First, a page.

In this sense Burke is hardly un-American in his respect for the centrality of the desire for liberty preserved in property and respect for local custom as the motivating ethos of many Americans who call themselves conservatives.

#5 Comment By sickoftalking On July 4, 2013 @ 1:25 am

In the 19th century writers such as the historian George Bancroft considered Burke an admirable, but outdated, opponent of tyrannical power not suited for emulation in democratic, egalitarian America; others labeled him a simple utilitarian.

Maybe, but I’ve seen conservative-oriented writing in the 19th century that hits upon the same theme as Burke. For instance, you see the refrain that the American revolution was the right model, and the French revolution was the wrong model.

Towards the end of the century, you also increasingly see an argument that society and government needed to move forward and progress without abandoning tradition and conservative morality. The key point is that this sentiment was captured by Republican progressives, politicians like Theodore Roosevelt, who argued they were battling what they saw as a ‘reactionary’ element to their right and a ‘radical’ element to their left. They followed a very Whigish approach, just as did Burke. Lincoln was a Whig at heart, and TR emulated Lincoln.

Of course, ultimately their fate was that they would be consigned to being looked at as some sort of bastard child, and nothing but a stepping stone in the gradual rise of liberalism.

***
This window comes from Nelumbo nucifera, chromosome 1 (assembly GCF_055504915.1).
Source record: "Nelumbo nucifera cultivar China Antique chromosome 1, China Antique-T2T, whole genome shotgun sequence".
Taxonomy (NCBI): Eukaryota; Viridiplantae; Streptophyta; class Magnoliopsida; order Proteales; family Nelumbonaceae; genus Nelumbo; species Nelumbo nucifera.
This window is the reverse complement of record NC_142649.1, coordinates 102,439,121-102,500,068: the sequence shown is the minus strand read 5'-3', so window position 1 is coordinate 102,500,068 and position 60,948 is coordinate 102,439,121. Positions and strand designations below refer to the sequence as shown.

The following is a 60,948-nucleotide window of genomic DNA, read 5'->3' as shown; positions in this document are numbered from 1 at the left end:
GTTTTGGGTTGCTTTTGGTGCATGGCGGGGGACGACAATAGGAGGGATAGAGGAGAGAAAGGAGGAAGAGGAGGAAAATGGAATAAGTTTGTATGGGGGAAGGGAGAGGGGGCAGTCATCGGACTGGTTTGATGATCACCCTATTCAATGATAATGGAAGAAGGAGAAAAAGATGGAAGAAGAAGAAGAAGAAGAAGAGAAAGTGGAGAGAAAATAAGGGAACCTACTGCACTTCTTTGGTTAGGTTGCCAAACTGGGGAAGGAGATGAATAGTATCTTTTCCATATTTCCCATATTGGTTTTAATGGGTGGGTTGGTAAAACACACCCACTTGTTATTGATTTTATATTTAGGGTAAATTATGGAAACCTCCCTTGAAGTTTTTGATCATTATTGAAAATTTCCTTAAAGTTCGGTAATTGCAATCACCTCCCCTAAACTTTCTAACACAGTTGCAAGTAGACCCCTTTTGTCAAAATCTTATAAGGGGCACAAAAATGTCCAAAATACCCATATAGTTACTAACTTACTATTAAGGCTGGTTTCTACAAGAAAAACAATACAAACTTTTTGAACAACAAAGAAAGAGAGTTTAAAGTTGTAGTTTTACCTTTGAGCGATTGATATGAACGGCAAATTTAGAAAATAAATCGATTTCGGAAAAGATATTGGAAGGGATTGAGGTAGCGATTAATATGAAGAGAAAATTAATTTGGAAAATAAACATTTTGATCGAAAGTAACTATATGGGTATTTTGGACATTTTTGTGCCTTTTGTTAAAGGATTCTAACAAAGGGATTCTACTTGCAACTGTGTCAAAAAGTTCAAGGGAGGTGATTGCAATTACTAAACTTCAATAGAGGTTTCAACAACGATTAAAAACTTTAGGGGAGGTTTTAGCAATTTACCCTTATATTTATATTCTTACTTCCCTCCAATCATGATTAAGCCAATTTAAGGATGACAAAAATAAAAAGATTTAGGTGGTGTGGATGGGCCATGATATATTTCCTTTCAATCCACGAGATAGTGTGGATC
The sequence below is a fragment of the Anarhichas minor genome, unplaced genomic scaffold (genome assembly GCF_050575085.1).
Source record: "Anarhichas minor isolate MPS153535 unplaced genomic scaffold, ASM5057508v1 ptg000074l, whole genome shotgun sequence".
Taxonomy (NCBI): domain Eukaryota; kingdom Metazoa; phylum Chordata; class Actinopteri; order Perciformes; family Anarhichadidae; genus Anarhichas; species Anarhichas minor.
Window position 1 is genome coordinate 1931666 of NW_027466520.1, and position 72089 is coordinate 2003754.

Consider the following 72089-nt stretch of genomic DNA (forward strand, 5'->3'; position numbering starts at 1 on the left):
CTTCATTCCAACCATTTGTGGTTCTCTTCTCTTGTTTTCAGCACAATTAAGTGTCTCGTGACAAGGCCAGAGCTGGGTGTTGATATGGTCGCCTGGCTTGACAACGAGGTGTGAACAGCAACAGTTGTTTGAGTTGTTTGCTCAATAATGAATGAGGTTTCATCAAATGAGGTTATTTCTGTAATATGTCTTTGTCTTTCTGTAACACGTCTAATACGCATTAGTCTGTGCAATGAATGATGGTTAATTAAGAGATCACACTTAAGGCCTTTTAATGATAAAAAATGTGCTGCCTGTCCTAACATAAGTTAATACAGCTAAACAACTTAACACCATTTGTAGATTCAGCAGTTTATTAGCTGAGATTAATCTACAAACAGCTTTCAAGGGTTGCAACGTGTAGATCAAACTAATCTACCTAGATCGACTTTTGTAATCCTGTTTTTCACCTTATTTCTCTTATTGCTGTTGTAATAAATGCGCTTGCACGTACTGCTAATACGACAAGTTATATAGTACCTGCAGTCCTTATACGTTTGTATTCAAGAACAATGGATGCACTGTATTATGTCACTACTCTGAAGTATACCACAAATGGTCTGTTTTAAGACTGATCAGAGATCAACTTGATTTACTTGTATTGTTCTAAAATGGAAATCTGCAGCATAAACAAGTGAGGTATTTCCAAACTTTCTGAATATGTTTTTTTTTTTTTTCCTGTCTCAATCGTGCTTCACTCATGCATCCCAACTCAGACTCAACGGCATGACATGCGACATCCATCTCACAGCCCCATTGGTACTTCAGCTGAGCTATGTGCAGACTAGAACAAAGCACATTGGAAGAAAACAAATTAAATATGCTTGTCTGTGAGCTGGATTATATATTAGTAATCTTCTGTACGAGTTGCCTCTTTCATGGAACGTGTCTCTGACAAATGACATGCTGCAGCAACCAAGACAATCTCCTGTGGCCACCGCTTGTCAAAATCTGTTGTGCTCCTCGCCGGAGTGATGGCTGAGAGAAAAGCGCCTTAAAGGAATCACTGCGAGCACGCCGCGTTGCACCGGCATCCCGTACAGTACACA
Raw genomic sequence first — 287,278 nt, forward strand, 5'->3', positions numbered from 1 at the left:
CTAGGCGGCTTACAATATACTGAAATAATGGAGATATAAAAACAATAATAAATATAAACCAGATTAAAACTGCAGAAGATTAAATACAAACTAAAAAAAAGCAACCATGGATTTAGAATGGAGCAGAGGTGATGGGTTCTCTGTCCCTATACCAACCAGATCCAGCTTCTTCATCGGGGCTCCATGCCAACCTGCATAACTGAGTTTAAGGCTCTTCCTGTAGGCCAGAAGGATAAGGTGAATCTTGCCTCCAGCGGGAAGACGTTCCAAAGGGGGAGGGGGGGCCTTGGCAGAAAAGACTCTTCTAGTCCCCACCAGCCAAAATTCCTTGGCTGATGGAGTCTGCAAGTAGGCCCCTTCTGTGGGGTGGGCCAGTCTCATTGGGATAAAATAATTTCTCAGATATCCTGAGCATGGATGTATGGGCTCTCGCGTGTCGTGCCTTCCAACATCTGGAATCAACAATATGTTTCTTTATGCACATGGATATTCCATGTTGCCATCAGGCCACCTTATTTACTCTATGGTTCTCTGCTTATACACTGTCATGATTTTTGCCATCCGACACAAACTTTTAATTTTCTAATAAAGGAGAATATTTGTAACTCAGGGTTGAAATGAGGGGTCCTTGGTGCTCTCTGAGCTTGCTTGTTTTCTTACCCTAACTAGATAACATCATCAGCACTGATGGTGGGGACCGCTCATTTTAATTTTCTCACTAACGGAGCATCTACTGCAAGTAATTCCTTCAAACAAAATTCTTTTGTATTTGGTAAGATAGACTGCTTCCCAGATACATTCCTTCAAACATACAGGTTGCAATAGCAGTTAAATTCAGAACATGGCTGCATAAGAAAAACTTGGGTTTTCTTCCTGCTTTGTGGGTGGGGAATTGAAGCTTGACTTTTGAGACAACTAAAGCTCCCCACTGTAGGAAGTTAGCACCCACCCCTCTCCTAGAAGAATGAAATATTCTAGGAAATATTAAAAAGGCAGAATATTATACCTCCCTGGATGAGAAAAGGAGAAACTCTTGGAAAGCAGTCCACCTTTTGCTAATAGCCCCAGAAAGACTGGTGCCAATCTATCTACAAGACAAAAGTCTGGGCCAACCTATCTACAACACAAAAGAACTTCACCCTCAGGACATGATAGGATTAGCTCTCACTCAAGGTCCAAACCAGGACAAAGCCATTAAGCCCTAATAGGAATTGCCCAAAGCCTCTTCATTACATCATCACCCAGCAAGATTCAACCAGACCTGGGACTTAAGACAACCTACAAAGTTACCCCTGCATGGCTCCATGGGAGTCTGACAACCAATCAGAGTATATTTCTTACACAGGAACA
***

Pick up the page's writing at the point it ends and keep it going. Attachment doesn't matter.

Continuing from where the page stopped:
#6 Comment By Stephen Gould On July 4, 2013 @ 10:36 am

@PC: I’m aware that for reasons of political comfort it is nice, nay, necessary for some conservatives to argue that the American Revolution was in some ways a conservative revolution, because you cannot but approve of the revolution and founding principles of the US – but the approval is of decidedly non-conservative actions and principles. You cannot have a revolution which replaces a monarchy and established church (and largely unwritten constitution) with a secular republic (and a written constitution) and claim that as conservative, even if some of the specific grounds for the revolt are a return to prior rights.

I also think that the article elides between conservatism/liberalism as principles and conservatism/liberalism as heuristics. The distinction is obvious, but does occasionally need to be pointed out.